Jesuit Father Daniel Berrigan Dead at 94

Father Daniel Berrigan, S.J.
Father Daniel Berrigan, S.J.

Jesuit Father Daniel Berrigan, an early critic of U.S. military intervention in Vietnam who for years challenged the country’s reliance on military might, died April 30 at the Jesuit residence on the campus of Fordham University, the Bronx. He was 94.

The author of several books of poetry and one of the first Catholic priests to receive a federal sentence for peace activism, Father Berrigan protested government policies in word and in deeds, which garnered several stays in jail and in federal prison.

A funeral Mass was planned for May 6 at St. Francis Xavier Church, Manhattan. Family members and others were to gather prior to the Mass for a peace witness followed by a march to the church.

Father Berrigan, with others, gave birth to the Plowshares movement to oppose nuclear weapons. On Sept. 9, 1980, Father Berrigan, his brother Philip, and six other demonstrators were arrested after entering the General Electric missile plant in King of Prussia, Pa., and battering intercontinental ballistic missile nose cones with hammers and pouring blood over classified defense plans.

They were found guilty of burglary, criminal mischief and criminal conspiracy and sentenced in July 1981. The Berrigan brothers, Oblate Father Carl Kabat and Baltimore lawyer John Schuchardt received the stiffest sentences, three to 10 years in prison.

The protest was the second major action for which he was arrested. On May 17, 1968, Father Berrigan and eight others entered the Selective Service office in Catonsville, Maryland, a Baltimore suburb, removed 378 files and burned them in an adjacent parking lot with what they called “homemade napalm.”

In 1939, he began the Jesuit training program.

After his novitiate, he studied philosophy at Woodstock College in Maryland, taught French, English and Latin for four years at St. Peter’s Prep in Jersey City, N.J., studied theology for three years at Weston College in Massachusetts, and was ordained on June 19, 1952.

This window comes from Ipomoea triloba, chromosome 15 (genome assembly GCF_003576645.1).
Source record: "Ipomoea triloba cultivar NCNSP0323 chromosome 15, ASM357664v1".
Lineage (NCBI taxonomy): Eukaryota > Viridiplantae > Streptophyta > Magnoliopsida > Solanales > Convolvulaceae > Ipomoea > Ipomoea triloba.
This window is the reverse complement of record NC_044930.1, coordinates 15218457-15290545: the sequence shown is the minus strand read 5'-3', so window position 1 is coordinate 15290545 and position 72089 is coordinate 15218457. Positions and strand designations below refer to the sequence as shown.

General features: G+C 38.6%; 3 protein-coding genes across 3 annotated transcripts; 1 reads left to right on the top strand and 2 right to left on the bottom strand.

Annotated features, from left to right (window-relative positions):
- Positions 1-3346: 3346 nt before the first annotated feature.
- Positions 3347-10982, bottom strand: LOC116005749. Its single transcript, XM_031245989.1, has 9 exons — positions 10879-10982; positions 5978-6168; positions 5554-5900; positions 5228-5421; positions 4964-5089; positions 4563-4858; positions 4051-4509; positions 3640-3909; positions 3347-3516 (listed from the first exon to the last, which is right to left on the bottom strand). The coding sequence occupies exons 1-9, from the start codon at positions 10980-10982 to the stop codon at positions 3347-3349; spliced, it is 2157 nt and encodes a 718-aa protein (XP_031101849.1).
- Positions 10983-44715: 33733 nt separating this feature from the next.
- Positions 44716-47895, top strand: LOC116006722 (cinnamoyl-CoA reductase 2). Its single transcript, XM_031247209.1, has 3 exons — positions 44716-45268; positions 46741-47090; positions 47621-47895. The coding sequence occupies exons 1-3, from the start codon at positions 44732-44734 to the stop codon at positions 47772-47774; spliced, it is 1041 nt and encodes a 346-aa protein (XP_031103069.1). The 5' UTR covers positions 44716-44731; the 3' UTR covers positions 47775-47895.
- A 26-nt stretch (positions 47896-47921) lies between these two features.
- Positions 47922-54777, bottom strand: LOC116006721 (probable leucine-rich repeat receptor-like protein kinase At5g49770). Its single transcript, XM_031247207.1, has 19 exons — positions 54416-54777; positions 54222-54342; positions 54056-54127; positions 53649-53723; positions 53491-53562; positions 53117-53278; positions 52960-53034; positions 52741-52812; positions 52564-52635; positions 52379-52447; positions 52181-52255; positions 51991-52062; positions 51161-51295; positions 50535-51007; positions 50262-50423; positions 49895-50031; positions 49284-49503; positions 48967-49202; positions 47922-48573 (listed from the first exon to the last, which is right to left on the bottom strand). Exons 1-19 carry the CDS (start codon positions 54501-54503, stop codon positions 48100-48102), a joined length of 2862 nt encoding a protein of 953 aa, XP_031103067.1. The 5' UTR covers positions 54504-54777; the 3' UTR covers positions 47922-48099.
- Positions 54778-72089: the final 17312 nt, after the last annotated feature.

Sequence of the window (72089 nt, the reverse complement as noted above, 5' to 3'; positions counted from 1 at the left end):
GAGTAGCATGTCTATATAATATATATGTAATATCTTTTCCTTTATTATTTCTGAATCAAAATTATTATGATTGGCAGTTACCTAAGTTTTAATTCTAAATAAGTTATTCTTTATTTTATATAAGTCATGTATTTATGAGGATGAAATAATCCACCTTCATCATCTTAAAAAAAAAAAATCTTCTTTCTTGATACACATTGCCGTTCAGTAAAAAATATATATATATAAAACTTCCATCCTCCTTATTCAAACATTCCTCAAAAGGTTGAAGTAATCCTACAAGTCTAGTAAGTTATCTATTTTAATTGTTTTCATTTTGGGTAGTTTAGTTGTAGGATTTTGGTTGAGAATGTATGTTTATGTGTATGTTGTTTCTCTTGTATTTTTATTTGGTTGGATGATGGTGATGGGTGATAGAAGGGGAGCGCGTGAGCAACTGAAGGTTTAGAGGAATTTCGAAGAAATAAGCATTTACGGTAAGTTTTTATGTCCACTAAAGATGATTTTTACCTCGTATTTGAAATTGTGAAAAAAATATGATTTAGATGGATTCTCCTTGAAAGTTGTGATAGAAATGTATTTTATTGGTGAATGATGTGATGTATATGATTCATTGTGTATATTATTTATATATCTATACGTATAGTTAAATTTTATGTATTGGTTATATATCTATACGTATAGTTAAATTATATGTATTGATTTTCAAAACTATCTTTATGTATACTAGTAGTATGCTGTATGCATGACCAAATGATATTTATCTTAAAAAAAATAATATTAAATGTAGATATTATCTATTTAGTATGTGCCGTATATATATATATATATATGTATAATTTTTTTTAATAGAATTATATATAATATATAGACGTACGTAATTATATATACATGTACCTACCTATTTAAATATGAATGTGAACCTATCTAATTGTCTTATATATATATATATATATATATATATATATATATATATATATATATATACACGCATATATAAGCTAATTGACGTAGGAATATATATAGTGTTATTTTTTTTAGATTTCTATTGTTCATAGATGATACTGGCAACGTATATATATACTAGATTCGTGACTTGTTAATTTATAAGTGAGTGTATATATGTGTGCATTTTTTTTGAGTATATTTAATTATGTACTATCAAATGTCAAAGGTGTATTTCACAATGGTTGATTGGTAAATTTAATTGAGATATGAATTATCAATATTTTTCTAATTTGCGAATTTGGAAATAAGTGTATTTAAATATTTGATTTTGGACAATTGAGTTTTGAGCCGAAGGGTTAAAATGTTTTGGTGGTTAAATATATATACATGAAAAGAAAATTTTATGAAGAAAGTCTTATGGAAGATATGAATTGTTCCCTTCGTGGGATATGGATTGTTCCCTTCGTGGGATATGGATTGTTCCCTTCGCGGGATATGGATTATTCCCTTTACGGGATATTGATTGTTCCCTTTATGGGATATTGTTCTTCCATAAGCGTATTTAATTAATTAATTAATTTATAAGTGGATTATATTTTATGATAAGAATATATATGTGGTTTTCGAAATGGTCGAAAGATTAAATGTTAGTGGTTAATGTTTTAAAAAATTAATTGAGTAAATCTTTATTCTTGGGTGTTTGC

In July 1953, Father Berrigan was sent to France for a year of study and ministerial work in a small town near Lyons. In France, he met some worker-priests who gave him, he later said, “a practical vision of the Church as she should be.”

Returning to New York in the fall of 1954, he taught French and theology at Brooklyn Prep and led teams of students working in poverty areas in Brooklyn and Manhattan’s Lower East Side.

From 1957 to 1963, he was professor of New Testament studies at LeMoyne College in Syracuse. Returning to New York in the fall of 1964, he began involvement in protest against the war in Vietnam. He helped to found the controversial Clergy and Laity Concerned About Vietnam.

In November 1965, the Jesuit superiors sent him to Latin America in what was described as a reporting assignment for Jesuit Missions magazine. His supporters interpreted the assignment as an attempt by the New York Archdiocese to silence him.

In March 1966, Father Berrigan returned to New York and anti-war activities. He was the author of more than 16 books of poetry and essays.

Later in life, his work focused ministering to people with AIDS in New York City. He also visited Zuccotti Park in New York to support the brief Occupy Wall Street movement in 2012.

Share this article with a friend.